- The Washington Times
Wednesday, February 11, 2015

Jewish groups have sharply criticized the German government for setting up a commission on anti-Semitism without including a single Jew.

Germany’s interior ministry set up a group of experts last year to help boost Jewish life in Germany amid concerns of rising anti-Semitism. The group consists of eight people, mainly academics, who are expected to submit a report within the next two years to be discussed in the parliament, Reuters reported.


Julius H. Schoeps, founding director of the Moses Mendelssohn Center for European-Jewish Studies in Potsdam, on Tuesday called it “a unique scandal” that no one among the experts has a Jewish background.

“German lawmakers and the Interior Minister must ask themselves why … clearly no value is placed on experts from Jewish organizations and communities,” he said in a statement obtained by Reuters.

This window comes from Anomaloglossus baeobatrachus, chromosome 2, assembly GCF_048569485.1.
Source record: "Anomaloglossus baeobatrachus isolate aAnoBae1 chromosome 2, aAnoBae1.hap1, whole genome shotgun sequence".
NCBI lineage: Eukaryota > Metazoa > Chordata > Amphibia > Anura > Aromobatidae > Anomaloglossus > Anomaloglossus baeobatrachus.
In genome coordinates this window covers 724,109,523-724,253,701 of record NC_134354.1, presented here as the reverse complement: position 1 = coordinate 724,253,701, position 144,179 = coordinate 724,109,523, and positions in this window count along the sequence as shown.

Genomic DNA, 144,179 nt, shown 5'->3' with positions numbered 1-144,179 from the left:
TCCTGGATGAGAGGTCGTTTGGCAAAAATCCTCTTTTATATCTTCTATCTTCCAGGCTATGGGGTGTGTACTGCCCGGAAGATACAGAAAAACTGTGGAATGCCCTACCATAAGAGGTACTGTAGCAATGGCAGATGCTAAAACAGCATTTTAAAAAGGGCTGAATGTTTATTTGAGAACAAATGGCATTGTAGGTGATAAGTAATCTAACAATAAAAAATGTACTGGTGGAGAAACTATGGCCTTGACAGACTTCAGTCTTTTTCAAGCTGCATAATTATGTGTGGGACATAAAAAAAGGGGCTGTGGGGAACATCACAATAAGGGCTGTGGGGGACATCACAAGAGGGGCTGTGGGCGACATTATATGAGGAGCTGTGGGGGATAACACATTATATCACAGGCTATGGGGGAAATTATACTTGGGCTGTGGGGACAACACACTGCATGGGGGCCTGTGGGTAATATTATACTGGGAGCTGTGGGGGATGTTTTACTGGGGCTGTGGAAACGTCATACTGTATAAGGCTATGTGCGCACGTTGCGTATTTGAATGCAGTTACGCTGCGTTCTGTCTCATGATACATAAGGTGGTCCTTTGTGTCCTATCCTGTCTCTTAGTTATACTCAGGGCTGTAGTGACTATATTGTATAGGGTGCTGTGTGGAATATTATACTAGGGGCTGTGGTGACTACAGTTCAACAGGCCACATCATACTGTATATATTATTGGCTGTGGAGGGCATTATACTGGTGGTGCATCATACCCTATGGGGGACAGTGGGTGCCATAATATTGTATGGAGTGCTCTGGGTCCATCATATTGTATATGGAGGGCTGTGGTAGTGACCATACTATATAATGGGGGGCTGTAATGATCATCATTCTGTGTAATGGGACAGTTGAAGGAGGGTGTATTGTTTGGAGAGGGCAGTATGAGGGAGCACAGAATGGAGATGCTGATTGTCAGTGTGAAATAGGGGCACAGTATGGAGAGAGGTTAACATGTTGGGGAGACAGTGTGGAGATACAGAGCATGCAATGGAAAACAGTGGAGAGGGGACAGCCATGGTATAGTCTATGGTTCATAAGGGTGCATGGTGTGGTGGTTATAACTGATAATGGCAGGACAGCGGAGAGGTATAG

A spokeswoman for Germany’s Interior Ministry told The Associated Press that the religious affiliations of experts on the commission was not a criterion in their selection process. She said, however, that the commission would listen to various Jewish groups during the fact-finding process.

Still, the American Jewish Committee (AJC), Moses Mendelssohn Center and Amadeu Antonio Foundation said they have no choice but to set up their own commission.

“Nobody would even think of creating a conference on hatred of Islam without Muslims or a round table on the discrimination of women without women,” said Anetta Kahane from the Amadeu Antonio Foundation, AP reported.

“At a time when Jewish institutions need more protection after numerous terror attacks and anti-Semitic views are rife in schools and in society, we need more instruments and … an ongoing debate on the topic,” added Deidre Berger, director of the AJC Berlin Ramer Institute for German-Jewish Relations, Reuters reported.


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